PAI 723 Economics for Public Decisions > Exams from Previous Semesters

Spring 2013 Exam 1 Solution

Here are the final numerical results for each section of the exam.  You can use them to check your work if you do the exam for practice.  If you have trouble with the problems, or don't get the answers shown here, stop by during office hours or make and appointment and we can go over them.

Question 1

(a) Market equilibrium: P=$10, Q=4000.  Individual quantities: Qai=40; Qxi=150; Qyi=1000.

(b) New market equilibrium: Ps=$9, Pd=$14, Q=3600.  Individual quantities: Qai=36, Qxi=135, Qyi=900.  Tax revenue: $18,000. Burden to an individual of each type: type A buyer=$4 per unit ($14-$10) or $144 total, type X seller=$1 per unit ($10-$9) or $135 total, type Y seller=$1 per unit or $900 total.

Question 2

New market equilibrium: P=$450, Q=1100.  New domestic production=480, new imports=620. Changes in surplus: CS=+$52,500 (gain); PS for domestic producers=-$27,000 (loss); PS for importers=$0 (no change); government revenue=-$20,000 (loss). Net effect is a gain of $5,500.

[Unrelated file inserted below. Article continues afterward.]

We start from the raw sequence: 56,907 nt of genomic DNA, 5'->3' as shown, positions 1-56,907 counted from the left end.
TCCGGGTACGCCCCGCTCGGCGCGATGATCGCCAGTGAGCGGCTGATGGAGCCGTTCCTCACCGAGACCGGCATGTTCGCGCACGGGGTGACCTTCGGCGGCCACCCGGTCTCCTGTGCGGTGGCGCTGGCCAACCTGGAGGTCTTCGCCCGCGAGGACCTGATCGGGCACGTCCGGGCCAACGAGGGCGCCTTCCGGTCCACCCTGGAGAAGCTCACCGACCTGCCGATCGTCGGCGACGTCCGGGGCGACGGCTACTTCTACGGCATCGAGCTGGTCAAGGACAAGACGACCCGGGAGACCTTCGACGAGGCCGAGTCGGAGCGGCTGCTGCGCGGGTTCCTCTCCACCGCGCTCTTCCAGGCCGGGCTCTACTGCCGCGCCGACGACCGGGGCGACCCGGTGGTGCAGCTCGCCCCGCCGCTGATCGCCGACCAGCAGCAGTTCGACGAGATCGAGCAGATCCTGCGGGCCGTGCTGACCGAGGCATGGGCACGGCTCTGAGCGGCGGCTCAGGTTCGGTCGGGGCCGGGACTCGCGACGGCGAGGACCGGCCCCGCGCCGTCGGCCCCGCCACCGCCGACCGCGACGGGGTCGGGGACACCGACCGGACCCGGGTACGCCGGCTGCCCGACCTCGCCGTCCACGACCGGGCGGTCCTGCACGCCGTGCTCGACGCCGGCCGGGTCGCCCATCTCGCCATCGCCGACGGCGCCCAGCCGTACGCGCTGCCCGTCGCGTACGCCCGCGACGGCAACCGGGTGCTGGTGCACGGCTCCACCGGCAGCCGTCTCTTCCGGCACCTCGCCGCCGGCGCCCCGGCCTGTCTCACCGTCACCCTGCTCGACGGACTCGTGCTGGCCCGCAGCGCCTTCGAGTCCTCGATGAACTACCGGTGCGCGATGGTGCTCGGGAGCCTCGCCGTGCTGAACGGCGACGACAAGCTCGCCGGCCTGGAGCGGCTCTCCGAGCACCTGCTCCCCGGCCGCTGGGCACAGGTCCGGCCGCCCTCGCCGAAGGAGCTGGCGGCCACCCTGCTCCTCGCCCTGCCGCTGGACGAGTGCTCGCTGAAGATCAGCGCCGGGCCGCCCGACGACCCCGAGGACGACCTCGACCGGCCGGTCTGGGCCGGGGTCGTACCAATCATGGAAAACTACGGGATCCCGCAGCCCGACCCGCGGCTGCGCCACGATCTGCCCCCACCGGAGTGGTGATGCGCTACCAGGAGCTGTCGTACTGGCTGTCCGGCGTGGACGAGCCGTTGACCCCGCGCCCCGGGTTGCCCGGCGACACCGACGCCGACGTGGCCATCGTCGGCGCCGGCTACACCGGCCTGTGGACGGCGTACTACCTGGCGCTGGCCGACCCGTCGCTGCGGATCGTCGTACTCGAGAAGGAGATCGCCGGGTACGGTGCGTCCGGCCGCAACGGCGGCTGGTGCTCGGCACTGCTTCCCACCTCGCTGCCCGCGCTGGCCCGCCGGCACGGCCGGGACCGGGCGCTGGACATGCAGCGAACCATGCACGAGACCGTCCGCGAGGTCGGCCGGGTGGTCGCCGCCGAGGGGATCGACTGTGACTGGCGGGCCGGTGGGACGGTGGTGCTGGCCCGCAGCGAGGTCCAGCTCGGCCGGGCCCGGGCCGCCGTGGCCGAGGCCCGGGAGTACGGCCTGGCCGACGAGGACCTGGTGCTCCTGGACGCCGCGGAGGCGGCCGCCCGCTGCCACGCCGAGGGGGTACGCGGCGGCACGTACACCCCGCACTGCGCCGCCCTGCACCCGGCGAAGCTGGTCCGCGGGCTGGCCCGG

Question 3

Extra revenue or loss with original prices: X=$800,000 (revenue), Y=-$800,000 (loss). Since the two match, the firm is still breaking even.  New quantities with revised prices: Qx=1200, Qy=1900. Change in CS: X=+$880,000, Y=-$780,000, total=+$100,000. The current policy (without a change in prices) is a cross-subsidy from people with disease X to those with disease Y.

Question 4

Maximum wage=$9.  Net gain to workers=$970,000 ($975,000 gain to job keepers less a $5,000 loss to job losers). An intermediate step in this calculation is solving for the WTA by workers at the new employment, which is $7.60.

Question 5

Revenue from tax on X=$240,000.  Savings from eliminating the subsidy on Y=$200,000. DWL created by the tax on X=$30,000 (loss).  DWL eliminated by removing the subsidy on Y=$11,111 (gain).  Both policies satisfy the budget requirement but removing the subsidy is substantially better: instead of causing inefficiency, it eliminates an existing inefficiency and produces a net gain.

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Peter J Wilcoxen, The Maxwell School, Syracuse University
Revised 03/31/2013